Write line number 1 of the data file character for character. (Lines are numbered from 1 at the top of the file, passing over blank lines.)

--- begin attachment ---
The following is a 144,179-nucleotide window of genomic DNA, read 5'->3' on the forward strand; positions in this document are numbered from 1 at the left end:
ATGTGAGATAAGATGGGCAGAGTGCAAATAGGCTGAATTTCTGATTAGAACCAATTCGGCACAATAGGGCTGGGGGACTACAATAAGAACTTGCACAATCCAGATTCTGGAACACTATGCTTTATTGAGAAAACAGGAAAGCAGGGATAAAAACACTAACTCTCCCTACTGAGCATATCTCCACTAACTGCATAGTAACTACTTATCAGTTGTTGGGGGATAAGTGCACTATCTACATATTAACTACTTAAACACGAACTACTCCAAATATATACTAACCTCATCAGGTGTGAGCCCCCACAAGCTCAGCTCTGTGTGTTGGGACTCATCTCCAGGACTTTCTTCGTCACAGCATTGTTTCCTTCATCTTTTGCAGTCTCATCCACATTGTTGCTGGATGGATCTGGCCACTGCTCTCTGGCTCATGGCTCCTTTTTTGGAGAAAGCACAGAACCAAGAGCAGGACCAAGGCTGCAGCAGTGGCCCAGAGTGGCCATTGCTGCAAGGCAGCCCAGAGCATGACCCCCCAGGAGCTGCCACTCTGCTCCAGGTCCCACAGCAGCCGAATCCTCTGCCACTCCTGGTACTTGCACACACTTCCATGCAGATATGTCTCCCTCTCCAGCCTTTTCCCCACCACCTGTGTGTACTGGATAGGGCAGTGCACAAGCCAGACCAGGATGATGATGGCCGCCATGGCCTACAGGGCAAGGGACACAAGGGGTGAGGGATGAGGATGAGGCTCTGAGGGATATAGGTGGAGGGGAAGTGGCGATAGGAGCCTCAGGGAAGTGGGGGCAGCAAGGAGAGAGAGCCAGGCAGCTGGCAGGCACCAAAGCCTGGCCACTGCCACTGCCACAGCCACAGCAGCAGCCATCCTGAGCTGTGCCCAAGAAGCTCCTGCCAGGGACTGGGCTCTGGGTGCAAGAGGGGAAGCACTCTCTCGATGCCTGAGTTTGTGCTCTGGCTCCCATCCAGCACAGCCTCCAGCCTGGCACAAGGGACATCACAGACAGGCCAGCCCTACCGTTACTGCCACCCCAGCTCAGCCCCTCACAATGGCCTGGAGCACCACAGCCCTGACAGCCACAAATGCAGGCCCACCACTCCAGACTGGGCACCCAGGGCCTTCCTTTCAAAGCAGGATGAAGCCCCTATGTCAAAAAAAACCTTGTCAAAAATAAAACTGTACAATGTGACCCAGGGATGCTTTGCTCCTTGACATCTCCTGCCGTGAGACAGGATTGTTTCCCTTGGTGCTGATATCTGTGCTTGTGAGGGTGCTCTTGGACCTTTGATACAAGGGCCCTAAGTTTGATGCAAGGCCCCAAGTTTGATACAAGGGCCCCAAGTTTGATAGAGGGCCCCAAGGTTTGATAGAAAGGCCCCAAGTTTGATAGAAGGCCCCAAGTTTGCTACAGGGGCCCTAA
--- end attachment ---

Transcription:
The following is a 144,179-nucleotide window of genomic DNA, read 5'->3' on the forward strand; positions in this document are numbered from 1 at the left end: